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News from a wargamer with a special interest in the military history of the Balkans. It mainly covers my current reading and wargaming projects. For more detail you can visit the web sites I edit - Balkan Military History and Glasgow & District Wargaming Society. Or follow me on Twitter @Balkan_Dave

Thursday, 3 March 2022

Celtic Blood

 This is a historical novel written by James John Loftus, set mainly in medieval Scotland during the reign of King Alexander II (1214-1249).


Our heroes are Seward, a Dane stranded on the Ross coast in the northern Highlands. he was taken in by the MacAedh clan (also spelt MacHeth), who became the more recognisable Mackay Clan today. He became a sort of squire to Morgund, the son of Kenneth Earl of Ross, who was killed, and the two were forced to flee south. The aim was to plead with King Alexander; however, they fled into England when they discovered he was behind Kenneth's death.

The author claims to have been influenced by the novels of Nigel Tranter, which attracted me to the book. Not that I don't have a long way to go with my own re-read of these! You can see the influence in his description of the journey over the mountains from Ross to Edinburgh. Although it was a little overdone for my taste.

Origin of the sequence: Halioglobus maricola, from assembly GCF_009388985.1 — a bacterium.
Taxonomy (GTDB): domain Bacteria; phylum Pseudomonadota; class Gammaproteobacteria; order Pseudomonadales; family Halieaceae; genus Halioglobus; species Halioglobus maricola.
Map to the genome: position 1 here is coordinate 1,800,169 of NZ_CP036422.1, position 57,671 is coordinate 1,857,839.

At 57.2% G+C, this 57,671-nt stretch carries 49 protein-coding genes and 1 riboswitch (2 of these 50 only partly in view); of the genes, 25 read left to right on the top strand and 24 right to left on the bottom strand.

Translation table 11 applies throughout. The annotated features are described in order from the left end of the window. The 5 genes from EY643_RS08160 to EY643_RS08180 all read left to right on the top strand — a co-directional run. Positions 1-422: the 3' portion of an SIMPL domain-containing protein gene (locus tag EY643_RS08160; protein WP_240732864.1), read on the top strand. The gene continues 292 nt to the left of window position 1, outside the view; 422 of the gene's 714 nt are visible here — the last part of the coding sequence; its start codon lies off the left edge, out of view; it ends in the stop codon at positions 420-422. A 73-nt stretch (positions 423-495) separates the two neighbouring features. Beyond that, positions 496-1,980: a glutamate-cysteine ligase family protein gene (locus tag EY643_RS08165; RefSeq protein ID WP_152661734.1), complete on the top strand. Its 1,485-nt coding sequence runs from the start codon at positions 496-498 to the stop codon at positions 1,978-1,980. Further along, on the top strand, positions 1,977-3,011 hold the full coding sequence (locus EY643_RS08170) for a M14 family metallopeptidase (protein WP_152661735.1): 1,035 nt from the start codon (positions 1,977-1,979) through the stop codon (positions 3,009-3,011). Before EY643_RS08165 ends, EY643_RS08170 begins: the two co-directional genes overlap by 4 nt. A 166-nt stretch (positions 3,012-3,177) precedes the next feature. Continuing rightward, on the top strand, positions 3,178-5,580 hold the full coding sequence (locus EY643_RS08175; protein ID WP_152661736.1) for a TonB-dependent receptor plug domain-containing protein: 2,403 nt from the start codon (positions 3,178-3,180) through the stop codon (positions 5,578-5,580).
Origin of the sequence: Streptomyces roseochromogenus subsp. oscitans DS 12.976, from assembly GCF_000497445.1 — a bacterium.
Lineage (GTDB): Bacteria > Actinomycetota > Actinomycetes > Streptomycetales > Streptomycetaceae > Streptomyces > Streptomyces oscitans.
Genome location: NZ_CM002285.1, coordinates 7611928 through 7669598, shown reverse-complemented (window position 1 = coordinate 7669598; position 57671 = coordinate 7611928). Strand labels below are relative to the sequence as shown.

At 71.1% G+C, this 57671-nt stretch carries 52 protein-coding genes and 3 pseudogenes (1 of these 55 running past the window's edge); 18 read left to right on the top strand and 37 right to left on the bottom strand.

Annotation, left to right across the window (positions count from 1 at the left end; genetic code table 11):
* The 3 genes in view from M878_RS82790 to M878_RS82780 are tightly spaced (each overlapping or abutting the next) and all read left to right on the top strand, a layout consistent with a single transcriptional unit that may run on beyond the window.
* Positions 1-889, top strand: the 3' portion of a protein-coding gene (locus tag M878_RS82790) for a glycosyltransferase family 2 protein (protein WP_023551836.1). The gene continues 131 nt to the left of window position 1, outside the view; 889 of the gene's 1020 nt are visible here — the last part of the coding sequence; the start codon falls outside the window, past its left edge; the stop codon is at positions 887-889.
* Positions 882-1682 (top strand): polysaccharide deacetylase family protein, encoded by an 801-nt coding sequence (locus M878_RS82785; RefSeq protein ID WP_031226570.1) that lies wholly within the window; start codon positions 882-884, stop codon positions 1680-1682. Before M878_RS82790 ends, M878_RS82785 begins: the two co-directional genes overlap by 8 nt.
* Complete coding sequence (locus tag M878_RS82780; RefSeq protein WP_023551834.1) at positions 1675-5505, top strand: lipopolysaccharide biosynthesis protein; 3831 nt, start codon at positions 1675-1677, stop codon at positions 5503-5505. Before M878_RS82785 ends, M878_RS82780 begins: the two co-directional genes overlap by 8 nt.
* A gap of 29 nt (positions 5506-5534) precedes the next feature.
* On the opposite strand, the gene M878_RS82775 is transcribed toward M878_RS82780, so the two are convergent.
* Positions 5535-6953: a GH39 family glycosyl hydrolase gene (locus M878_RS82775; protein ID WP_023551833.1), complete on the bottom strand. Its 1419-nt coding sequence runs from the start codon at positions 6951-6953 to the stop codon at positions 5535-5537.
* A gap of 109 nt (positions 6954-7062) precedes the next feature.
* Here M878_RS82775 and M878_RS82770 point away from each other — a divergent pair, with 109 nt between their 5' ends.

In England, he gets drawn into the court of King John. Alexander had joined the rebels against King John, so, Morgund, a distant competitor for the Scots throne, was a useful asset. At this stage, you really need to know the period's history because the author does not help the reader with details of times and places. For example, our heroes get involved in these wars, but it's not precisely clear where and why. In fairness, there is a decent battle scene that does capture the confusion of a medieval battle.

Our heroes are then held by a Witch Queen and ritually abused. I found this chapter frankly absurd, adding nothing to the story. It was a relief in more ways than one when they escaped. When they arrive back in Scotland, they just happen to bump into King Alexander out hunting - as you do! But he didn't kill the King, which is just as well as Alexander historically had some way to go. Both our heroes ended up back in the north with Morgund's family. 

I'm afraid I struggled with this book. Most of the storyline was OK, but it was often lost in events that moved some way from the main plot. It also needed an editor to address the grammar style and tie the various elements of the book together. 

This period is quite popular in wargaming circles at present, with Footsore doing a lovely range of figures and their own rules. Sadly, this book didn't inspire me to get my figures for the period out.



 



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